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Chapter Fourteen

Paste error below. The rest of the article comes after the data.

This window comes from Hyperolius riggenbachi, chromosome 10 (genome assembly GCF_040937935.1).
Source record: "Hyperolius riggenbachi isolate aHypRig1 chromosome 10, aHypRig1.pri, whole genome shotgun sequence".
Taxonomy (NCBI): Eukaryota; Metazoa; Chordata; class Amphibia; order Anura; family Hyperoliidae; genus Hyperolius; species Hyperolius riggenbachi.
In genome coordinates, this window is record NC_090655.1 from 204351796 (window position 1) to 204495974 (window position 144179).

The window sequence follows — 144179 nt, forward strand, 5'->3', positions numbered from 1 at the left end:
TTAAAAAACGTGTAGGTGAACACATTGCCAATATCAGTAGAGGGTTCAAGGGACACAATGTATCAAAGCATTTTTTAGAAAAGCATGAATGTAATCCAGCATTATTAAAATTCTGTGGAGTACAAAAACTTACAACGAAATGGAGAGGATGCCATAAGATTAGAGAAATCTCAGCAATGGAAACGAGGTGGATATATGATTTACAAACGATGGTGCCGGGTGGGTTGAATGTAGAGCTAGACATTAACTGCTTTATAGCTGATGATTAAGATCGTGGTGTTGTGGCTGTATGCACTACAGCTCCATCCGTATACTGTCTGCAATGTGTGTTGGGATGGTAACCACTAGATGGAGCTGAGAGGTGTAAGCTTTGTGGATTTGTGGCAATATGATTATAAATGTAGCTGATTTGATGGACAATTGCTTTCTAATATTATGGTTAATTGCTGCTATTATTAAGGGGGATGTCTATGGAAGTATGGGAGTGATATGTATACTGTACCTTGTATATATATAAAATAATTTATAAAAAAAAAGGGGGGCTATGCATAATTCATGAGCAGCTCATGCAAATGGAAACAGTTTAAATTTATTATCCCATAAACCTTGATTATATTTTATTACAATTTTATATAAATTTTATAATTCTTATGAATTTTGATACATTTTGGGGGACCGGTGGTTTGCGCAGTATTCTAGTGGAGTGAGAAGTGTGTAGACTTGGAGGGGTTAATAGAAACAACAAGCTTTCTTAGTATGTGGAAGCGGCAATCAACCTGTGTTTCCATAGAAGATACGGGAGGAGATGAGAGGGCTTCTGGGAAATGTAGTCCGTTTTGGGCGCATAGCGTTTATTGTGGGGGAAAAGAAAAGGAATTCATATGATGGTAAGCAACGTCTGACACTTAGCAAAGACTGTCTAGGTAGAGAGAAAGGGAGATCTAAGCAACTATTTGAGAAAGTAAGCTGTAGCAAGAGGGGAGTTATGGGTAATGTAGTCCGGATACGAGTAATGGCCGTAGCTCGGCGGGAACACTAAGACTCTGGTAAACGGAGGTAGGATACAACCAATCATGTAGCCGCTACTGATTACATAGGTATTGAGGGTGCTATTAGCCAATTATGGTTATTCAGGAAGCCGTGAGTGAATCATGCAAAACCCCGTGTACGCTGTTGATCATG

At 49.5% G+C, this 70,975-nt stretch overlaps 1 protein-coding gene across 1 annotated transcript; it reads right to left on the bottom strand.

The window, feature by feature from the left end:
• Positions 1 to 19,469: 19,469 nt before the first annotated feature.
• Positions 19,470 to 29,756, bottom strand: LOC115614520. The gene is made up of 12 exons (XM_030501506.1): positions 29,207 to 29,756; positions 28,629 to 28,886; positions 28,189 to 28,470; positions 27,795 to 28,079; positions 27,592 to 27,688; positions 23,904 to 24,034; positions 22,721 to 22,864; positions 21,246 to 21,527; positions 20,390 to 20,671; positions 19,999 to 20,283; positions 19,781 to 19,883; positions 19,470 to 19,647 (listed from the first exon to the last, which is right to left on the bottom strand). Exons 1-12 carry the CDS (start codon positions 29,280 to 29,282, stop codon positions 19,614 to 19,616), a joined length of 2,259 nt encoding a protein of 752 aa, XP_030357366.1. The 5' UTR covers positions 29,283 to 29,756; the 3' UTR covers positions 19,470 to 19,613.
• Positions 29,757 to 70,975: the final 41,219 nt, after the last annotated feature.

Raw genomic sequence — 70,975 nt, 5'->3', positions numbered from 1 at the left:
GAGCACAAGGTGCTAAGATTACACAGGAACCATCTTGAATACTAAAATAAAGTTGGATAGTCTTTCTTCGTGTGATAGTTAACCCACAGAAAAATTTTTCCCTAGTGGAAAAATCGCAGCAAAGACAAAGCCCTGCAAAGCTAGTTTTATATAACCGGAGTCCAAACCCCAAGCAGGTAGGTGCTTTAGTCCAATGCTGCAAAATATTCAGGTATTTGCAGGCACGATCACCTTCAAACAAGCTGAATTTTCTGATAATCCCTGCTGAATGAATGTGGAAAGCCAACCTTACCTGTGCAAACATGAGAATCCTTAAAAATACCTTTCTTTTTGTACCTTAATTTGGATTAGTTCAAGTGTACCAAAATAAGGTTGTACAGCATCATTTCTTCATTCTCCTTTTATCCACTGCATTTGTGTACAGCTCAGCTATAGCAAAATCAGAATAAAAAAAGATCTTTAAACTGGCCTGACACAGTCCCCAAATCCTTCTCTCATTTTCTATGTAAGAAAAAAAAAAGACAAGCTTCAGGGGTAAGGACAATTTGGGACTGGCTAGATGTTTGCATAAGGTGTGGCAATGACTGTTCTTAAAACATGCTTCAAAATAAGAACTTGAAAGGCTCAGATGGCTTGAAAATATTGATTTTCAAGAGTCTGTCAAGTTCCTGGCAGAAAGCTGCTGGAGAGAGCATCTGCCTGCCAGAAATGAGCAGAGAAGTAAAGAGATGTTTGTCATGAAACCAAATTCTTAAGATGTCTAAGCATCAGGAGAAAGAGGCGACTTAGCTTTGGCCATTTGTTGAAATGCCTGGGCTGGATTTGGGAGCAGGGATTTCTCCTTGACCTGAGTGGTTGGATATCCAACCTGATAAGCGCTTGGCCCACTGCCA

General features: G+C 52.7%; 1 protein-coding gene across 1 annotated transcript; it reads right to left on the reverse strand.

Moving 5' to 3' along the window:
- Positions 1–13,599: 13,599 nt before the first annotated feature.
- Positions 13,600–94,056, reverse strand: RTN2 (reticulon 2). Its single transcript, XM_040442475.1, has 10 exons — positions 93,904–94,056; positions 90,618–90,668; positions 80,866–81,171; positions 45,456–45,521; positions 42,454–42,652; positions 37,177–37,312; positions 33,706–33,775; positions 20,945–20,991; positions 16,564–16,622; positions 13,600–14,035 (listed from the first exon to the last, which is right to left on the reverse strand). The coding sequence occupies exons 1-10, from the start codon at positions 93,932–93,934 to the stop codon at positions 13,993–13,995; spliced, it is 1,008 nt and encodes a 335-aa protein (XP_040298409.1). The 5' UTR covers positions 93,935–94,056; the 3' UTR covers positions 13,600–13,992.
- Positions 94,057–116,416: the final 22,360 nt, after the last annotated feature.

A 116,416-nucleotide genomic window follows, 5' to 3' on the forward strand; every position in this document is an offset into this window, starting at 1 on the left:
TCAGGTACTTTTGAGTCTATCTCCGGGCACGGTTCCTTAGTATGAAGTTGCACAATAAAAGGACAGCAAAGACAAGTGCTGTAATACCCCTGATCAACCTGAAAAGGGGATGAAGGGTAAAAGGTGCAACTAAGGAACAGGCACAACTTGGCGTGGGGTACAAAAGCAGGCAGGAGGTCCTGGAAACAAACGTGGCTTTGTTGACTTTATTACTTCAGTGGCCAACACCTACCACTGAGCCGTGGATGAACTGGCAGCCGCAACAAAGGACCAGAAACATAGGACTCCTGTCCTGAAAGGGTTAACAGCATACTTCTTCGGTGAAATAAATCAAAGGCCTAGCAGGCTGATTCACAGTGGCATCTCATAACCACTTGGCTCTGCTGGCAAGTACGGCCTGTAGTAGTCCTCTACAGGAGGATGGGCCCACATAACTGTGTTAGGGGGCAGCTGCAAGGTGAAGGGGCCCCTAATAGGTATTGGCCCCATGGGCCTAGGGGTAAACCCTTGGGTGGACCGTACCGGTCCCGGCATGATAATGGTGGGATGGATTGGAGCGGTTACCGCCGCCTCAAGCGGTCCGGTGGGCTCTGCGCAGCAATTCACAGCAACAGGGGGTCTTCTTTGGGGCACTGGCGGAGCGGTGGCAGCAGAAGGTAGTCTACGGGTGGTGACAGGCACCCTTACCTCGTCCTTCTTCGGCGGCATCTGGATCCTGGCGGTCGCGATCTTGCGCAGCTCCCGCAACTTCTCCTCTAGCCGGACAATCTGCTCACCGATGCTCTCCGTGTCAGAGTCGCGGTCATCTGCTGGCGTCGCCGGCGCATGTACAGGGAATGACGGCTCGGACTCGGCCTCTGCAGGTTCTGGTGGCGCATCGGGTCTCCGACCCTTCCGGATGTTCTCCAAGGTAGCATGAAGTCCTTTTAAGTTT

Dude and Sister Bessie came back at sunset. Dude was blowing the horn a mile away, when Jeeter first heard it, and he and Ada ran out to the road to watch them come. The horn made a pretty sound, Jeeter thought, and he liked the way Dude blew it. He was pressing the horn button and taking his finger off every few seconds, like the firemen who blew the engine whistles when they were leaving the coal chute. "That's Dude blowing the horn," Jeeter said. "Don't he blow it pretty, though? He always liked to blow the horn near about as much as he liked to drive an automobile. He used to cuss a lot because the horn on my car wouldn't make the least bit of a sound. The wires got pulled loose and I never had time to tie them up again." Ada stood in the road watching the shiny new car come nearer and nearer. It looked like a big black chariot, she said, running away from a cyclone. The dust blown up behind did look like the approach of a cyclone. "Ain't that the prettiest sight to see?" she said. "That's Dude driving it, and blowing the horn, too," he said. "It makes a pretty sound when it blows, don't it, Ada?" Jeeter was proud of his son. "I wish all my children was here to see it," Ada said. "Lizzie Belle used to like to look at automobiles, and ride in them, too, more than anybody I ever saw. Maybe she's got herself one now. I wish I knowed." Sister Bessie and Dude drove up slowly, and turned into the yard. Jeeter and Ada ran along beside the car until it stopped beside the chimney of the house. Ellie May saw everything from around the corner of the house. "How far a piece did you go riding?" Jeeter asked Bessie as she opened the door and stepped out on the ground. "You been gone clear the whole afternoon. Did you go to Augusta?" Bessie caught up the bottom of her skirt and began wiping off the dust. Ada and Ellie May were already at work on the other side of the car. The grandmother was thirty feet away, standing behind a chinaberry tree and looking around the trunk at the automobile. Dude sat un der the steering-wheel blowing the horn. "We went and we went till we went clear to McCoy," she said. "We just kept on going till we got there." "That's about thirty miles, ain't it?" Jeeter -asked excitedly. "Did you go clear that far and back?" "That's what we did," Dude said. "I ain't never been that far away from here before. It's a pretty country down that way, too." "Why didn't you go to Augusta?" Jeeter asked. "You went down to the crossroads and I thought sure you was going to Augusta." "We didn't go that way," Dude said, "we went the other way--toward McCoy. And we went clear to McCoy, too." Jeeter walked to the front of the car and looked at it. Dude climbed out and stopped blowing the horn for a while. "Praise the Lord," Jeeter said, "what went and done that?" He pointed to the right front fender and headlight. Everybody stopped dusting and gathered around the radiator. The fender was twisted and crumpled until it looked as if somebody had taken a sledge-hammer and tried to see how completely he could maul it. The right headlight had been knocked off. Only a piece of twisted iron and a small strand of insulated wire remained where it had been. The fender had been mashed back against the hood. "It was a wagon that done that," Dude said. "We was coming back from McCoy, and I was looking out at a big turpentine still, and then the first thing I knowed we was smashed smack into the back of a two-horse wagon." Bessie looked at the mashed fender and missing headlight, but she said nothing. She could hardly blame it on the devil this time, as she had been riding in the car herself when the accident occurred, but it seemed to her that God ought to have taken better care of it, especially after she had stopped and prayed about it when she bought the automobile that morning in Fuller. "It don't hurt the running of it none, though, does it?" Jeeter asked. "It runs like it was brand new yet," Dude said. "And the horn wasn't hurt none at all. It blows just as pretty as it did this morning." The fender had been crumpled beyond repair. It was lying against the hood of the car and, except for the jagged edges, it appeared as if it had been removed. Apparently nothing else, with the exception of the headlight, had been damaged; there were no dents in the body, and the wheels and axle seemed to stand straight and in line. The broken spring made the left rear end sag, however. "That don't hurt it none," Jeeter said. "Don't pay no attention to it, Bessie. Just leave it be, and you'll never know it was any different than it was when you got it brand new." "That's right," she said. "I ain't letting it worry me none, because it wasn't Dude's fault. He was looking at the big turpentine still alongside the road, and I was too, when the wagon got in our way. The nigger driving it ought to have had enough sense to get out of our way when he heard us coming." "Wasn't you blowing the horn then, Dude?" Jeeter said. "Not right then I wasn't, because I was looking at the big still. I never saw one that big nowhere before. It was almost as big as a corn-liquor still, only it wasn't as shiny-looking." "It's a shame to get the new car smashed up so soon already, though," Bessie said, going back and wiping off the dust. "It was brand new only a short time before noon, and now it's only sun-down." "It was that nigger," Dude said. "If he hadn't been asleep on the wagon it wouldn't have happened at all. He was plumb asleep till it woke him up and threw him out in the ditch." "He didn't get hurt much, did he?" Jeeter asked. "I don't know about that," Dude said. "When we drove off again, he was still lying in the ditch. The wagon turned over on him and mashed him. His eyes was wide open all the time, but I couldn't make him say nothing. He looked like he was dead." -"Niggers will get killed. Looks like there ain't no way to stop it." The sun had been down nearly a half an hour and the chill dampness of an early spring night settled over the ground. The grandmother had already gone into the house and got into bed. Ada went up on the porch, hugging her arms across her chest to keep warm, and Bessie started inside, too. Dude and Jeeter stood around the car until it was so dark they could not see it any longer, and then they too went inside. The glare of woods-fire soon began to light the sky on the horizons, and the smell of pine smoke filled the damp evening air. Fires were burning in all directions; some of them had been burning a week or longer, while others had been burning only since that afternoon. In the springy the farmers burned over all of their land. They said the fire would kill the boll-weevils. That was the reason they gave for burning the woods and fields, whenever anybody asked why they did not stop burning up young pine seedlings and standing timber. But the real reason was because everybody had always burned the woods and fields each spring, and they saw no cause for abandoning life-long habits. Burning fields and woods seemed to them to be as necessary as drilling guano in the cotton fields to make the plants yield a large crop. If the wood that was burned had been sawn into lumber or cut into firewood, instead of burning to ashes on the ground, there would have been something for them to sell. Boll weevils were never killed in any great numbers by the fire; the cotton plants had to be sprayed with poison in the summer, anyway. But everybody had always burned over the land each spring, and they continued if only for the reason that their fathers had done it. Jeeter always burned over his land, even though there was no reason in the world why he should do it; he never raised crops any more. This was why the land was bare of everything except broom-sedge and blackjack; the sedge grew anew each year, and the hottest fire could not hurt those tough scrub oaks. Inside the house the women gathered in the bedroom in the darkness and waited for Jeeter and Dude. The grandmother was already in bed, covered with her ragged quilts. Ellie May had gone out into the broom-sedge and had not yet returned. Bessie and Ada sat on the beds waiting. The three beds had always held all the Lester's, even when there were sometimes as many as eight or nine of them there. Occasionally, some had slept on pallets on the floor in summer, but in winter it was much warmer for every one in the beds. Now that all of the chi............